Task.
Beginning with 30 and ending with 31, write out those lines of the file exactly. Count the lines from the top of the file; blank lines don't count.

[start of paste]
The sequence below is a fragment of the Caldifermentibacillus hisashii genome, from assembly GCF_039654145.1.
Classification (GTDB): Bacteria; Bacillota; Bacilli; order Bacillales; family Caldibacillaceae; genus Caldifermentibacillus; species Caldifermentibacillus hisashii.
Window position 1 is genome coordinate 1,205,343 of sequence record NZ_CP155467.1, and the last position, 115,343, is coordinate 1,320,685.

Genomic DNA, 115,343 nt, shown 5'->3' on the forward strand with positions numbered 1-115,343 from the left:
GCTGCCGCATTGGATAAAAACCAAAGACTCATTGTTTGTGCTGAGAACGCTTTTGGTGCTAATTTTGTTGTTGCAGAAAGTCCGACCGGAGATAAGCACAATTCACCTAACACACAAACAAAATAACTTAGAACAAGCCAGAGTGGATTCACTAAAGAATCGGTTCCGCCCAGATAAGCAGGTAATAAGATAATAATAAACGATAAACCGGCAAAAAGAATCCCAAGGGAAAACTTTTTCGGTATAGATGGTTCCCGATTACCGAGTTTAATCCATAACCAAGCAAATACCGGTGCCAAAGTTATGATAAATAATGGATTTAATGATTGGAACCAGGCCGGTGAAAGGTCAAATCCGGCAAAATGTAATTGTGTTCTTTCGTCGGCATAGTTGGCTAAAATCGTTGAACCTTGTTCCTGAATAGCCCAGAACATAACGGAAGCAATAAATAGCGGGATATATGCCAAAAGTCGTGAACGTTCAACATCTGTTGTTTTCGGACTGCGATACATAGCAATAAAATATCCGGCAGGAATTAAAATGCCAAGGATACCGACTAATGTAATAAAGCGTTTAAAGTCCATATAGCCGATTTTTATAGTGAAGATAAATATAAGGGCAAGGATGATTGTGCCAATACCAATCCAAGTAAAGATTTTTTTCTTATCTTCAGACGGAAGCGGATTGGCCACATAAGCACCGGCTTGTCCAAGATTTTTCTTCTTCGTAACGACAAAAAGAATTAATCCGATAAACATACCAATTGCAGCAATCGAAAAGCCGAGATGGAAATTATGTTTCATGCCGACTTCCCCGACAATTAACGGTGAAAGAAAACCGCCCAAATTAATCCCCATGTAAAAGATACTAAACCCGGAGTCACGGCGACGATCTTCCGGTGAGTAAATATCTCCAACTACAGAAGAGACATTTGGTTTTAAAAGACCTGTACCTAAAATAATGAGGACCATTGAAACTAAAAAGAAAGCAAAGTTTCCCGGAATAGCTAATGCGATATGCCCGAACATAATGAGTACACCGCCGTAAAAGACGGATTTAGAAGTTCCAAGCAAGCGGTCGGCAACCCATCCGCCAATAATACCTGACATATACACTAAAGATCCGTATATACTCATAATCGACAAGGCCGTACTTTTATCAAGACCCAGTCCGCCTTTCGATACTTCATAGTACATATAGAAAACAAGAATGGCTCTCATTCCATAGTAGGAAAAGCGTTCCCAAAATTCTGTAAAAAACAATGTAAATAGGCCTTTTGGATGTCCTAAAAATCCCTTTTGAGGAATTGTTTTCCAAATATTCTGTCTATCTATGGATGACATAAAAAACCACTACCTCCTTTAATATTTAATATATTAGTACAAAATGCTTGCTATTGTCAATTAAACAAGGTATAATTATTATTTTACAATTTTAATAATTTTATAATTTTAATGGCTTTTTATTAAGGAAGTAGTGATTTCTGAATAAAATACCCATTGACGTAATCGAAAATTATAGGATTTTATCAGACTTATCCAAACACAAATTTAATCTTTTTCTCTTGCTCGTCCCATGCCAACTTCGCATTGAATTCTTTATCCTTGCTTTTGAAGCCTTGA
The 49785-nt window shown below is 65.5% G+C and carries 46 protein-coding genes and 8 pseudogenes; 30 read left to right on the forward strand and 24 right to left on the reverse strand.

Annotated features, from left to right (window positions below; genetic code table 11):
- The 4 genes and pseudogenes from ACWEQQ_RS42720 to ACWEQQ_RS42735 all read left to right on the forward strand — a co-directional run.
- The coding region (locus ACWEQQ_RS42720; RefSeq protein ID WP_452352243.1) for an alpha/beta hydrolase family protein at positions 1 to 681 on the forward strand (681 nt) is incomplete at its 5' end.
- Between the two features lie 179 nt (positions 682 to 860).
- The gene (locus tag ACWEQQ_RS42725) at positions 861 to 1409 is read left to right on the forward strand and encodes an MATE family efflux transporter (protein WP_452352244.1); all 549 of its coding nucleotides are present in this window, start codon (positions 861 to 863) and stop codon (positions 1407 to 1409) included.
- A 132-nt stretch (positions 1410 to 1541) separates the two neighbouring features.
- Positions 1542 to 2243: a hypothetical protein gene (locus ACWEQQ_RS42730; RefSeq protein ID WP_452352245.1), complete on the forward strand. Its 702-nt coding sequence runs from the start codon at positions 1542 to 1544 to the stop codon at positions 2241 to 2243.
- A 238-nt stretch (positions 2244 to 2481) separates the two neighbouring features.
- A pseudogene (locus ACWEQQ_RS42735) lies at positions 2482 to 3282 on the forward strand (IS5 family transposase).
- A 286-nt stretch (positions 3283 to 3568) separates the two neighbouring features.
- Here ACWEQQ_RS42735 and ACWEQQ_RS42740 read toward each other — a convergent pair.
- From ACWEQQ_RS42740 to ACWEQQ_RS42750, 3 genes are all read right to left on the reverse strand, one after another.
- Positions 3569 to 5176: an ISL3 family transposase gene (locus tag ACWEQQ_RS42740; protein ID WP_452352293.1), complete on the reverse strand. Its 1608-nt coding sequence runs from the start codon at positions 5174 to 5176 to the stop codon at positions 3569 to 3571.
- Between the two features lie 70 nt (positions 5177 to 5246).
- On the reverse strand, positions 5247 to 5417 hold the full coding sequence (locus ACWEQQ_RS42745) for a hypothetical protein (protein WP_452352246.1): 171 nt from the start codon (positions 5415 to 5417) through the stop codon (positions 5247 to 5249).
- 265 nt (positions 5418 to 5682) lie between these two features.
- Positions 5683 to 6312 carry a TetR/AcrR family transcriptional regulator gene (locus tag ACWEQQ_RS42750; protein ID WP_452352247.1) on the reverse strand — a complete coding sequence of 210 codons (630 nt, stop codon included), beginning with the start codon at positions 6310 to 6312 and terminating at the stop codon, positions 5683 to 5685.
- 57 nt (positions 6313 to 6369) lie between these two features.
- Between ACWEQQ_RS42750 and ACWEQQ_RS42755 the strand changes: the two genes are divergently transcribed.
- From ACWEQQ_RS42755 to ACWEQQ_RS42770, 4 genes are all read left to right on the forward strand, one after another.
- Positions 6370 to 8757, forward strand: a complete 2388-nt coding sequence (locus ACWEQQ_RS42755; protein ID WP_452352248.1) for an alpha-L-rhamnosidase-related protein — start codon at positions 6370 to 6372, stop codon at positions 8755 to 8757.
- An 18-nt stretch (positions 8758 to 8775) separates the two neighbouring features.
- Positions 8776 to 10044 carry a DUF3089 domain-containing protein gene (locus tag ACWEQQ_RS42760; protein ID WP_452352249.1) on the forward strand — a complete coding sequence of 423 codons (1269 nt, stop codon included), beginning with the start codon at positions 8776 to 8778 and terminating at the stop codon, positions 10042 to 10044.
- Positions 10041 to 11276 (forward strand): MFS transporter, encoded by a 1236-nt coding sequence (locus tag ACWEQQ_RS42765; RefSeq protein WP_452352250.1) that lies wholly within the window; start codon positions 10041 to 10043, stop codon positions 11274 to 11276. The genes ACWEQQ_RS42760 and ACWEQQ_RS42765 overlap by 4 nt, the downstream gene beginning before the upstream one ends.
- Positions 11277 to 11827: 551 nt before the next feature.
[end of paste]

- Positions 10041 to 11276 (forward strand): MFS transporter, encoded by a 1236-nt coding sequence (locus tag ACWEQQ_RS42765; RefSeq protein WP_452352250.1) that lies wholly within the window; start codon positions 10041 to 10043, stop codon positions 11274 to 11276. The genes ACWEQQ_RS42760 and ACWEQQ_RS42765 overlap by 4 nt, the downstream gene beginning before the upstream one ends.
- Positions 11277 to 11827: 551 nt before the next feature.